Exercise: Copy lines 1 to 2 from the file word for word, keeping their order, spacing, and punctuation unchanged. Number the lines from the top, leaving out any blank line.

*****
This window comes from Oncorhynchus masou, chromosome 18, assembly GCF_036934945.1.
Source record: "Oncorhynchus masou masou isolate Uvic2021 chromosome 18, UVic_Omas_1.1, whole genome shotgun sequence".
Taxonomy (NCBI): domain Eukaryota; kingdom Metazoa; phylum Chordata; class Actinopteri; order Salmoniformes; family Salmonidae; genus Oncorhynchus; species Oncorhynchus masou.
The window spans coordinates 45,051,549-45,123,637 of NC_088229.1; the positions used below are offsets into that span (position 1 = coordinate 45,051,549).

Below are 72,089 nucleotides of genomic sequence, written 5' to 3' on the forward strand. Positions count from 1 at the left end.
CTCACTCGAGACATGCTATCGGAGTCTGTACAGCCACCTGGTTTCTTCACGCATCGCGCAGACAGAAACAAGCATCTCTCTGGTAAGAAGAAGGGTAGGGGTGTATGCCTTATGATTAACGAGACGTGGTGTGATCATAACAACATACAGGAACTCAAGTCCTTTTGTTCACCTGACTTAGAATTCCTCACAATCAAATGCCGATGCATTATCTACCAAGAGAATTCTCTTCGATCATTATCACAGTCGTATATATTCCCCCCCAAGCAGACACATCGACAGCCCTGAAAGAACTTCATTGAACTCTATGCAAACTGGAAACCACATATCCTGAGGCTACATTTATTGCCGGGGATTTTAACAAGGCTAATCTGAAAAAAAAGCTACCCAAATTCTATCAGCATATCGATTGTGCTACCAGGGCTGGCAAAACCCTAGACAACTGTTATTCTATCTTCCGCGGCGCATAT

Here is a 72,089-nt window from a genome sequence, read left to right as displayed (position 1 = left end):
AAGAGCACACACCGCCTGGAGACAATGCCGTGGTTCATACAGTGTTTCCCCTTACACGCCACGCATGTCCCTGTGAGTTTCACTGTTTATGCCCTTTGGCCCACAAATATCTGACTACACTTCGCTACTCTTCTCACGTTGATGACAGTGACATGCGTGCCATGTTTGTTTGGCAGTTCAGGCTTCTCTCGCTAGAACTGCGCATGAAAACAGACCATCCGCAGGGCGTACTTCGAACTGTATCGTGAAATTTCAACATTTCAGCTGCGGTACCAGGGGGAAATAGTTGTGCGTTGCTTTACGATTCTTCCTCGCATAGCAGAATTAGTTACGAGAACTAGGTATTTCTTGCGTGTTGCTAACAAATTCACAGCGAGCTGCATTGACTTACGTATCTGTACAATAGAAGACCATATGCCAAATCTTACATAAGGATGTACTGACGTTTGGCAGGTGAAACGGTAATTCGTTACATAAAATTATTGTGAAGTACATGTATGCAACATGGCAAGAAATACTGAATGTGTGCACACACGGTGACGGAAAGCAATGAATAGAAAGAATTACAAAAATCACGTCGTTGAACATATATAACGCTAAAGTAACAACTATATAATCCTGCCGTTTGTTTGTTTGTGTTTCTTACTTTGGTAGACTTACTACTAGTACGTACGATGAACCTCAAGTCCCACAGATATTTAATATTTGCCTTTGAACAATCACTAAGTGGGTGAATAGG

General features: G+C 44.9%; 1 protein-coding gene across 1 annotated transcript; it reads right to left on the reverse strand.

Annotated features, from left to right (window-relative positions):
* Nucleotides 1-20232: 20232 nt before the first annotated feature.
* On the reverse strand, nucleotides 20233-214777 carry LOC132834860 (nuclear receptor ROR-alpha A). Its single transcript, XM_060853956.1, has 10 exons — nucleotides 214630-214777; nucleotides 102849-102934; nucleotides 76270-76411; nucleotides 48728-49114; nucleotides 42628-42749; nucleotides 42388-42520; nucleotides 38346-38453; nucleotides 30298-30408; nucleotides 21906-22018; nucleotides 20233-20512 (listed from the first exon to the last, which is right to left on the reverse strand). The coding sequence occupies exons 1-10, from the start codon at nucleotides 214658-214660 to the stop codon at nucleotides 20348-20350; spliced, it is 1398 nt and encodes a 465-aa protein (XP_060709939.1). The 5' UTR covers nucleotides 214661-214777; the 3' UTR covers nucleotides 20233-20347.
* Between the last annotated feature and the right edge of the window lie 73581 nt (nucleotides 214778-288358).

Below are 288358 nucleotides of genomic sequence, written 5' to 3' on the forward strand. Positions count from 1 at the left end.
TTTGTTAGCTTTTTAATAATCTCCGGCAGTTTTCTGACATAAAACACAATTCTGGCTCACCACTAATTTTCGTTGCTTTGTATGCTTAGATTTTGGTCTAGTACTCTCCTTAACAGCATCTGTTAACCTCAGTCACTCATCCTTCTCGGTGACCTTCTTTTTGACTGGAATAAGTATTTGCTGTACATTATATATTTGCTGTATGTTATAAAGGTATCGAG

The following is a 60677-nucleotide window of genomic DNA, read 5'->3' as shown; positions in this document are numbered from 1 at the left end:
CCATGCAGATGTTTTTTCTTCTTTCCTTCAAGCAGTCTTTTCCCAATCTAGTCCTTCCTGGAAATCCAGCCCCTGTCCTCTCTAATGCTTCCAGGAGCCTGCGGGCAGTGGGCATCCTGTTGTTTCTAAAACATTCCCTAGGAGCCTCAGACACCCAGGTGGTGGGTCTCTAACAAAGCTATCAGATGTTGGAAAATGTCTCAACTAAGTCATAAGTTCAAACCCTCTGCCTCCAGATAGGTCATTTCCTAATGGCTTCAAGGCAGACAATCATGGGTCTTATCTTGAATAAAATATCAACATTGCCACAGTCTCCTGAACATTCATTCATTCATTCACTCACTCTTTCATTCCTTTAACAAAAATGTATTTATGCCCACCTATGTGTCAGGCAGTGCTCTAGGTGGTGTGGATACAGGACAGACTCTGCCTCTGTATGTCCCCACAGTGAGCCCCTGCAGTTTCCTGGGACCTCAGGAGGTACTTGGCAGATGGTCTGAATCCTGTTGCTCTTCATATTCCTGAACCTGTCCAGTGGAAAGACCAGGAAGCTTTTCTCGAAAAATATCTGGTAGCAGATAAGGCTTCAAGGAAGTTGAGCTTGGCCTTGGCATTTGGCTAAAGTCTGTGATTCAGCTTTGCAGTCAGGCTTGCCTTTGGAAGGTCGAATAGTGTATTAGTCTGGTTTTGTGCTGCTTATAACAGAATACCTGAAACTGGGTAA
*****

This window comes from Oncorhynchus masou, chromosome 18, assembly GCF_036934945.1.
Source record: "Oncorhynchus masou masou isolate Uvic2021 chromosome 18, UVic_Omas_1.1, whole genome shotgun sequence".